19 Nov 2010
The following is an extract from “Trauma Transforms: Female Survivors of the Rwandan Genocide” by Denise Sandole, M.S.
Denise, along with her supervisor, Professor Carl Auerbach, from the Ferkauf Graduate School of Psychology at Yeshiva University in New York, came to Rwanda to research the experiences of female survivors of the genocide and concluded that there are five interventions critical to their post-genocide recovery. Through a grounded theory methodology they analysed the testimonies of beneficiaries of Foundation Rwanda, a programme which SURF coordinates in Rwanda.
Through their interviews with Foundation Rwanda, these women told us what they need in order to recover from their trauma. Remarkably, they tell us that there is hope for them to heal:
Support Groups: Survivors need to relate to other women with similar experiences to process their trauma & recognize the inner strength which they used to survive:
“Avega called us in Kibuye and they identified people who went through violent rape and they gave us training how to cope with the aftermath of rape. It is then that I got the courage.”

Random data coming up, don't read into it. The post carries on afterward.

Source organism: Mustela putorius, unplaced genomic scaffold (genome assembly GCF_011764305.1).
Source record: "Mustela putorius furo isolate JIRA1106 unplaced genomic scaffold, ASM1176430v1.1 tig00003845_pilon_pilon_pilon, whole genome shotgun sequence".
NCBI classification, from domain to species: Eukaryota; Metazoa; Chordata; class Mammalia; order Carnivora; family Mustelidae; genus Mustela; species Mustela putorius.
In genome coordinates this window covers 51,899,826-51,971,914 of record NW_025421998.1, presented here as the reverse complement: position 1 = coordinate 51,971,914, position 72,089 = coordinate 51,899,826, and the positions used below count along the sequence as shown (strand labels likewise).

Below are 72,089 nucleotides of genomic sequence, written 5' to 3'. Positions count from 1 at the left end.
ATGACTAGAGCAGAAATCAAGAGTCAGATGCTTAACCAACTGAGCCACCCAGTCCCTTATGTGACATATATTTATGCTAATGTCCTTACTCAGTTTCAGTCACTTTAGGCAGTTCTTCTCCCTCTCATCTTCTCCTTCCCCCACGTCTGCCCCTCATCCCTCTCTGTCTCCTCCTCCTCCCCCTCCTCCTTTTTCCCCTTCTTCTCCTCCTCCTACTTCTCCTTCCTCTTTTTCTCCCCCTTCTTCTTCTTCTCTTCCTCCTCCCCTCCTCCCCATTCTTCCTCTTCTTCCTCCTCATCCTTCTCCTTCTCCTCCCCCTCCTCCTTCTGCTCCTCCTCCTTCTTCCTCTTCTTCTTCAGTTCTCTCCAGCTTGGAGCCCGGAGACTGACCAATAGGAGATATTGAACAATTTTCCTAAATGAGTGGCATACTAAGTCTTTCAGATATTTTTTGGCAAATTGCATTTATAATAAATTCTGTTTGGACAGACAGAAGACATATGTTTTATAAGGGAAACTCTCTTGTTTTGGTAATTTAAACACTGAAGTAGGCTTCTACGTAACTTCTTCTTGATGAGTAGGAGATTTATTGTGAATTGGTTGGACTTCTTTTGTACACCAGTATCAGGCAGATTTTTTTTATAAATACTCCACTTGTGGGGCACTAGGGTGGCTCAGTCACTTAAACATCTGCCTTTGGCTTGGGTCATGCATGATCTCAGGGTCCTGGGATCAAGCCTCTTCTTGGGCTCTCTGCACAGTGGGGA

Access to Specialized Medical Treatment: Survivors need access to more medical attention sensitive to their post-traumatic injuries:
“When I went to the government hospital for ARV’s [antiretroviral drugs], I would be in the same line with all these people that did all this havoc in my life and I faint there. So I opted not to take the drugs because the whole process was traumatizing. But since that program started where there are only survivors, I am comfortable and I can take them there.”
Employment Opportunities: Survivors need a greater number of work and leisure options as a route to self-sufficiency, which can lead to increases in self-esteem and self-worth:
“I’m saying if I could get something to start like a business I would be able to run it myself and I can, I’m still strong. I can work.”
Education for Their Children: Survivors need more assistance and higher rates of acceptance into institutions of higher education for their children so they know their futures will be protected:
“What I really want is she [her daughter] studies, she gets knowledge and wisdom, she becomes employed and she survives.”
Awareness: Survivors need recognition of their traumatic experiences by both the Rwandan and International communities. This validation will help them to integrate these experiences into their current lives so that they do not remain detached events:
“My message would be to the world that there is a group of people called the Tutsis in Rwanda who have really suffered. Who have been tortured, who have been discriminated against, who have been treated as second-class citizens for a long time. Until 94’ when they were all killed, almost, and the message I would say, let this thing not happen again.”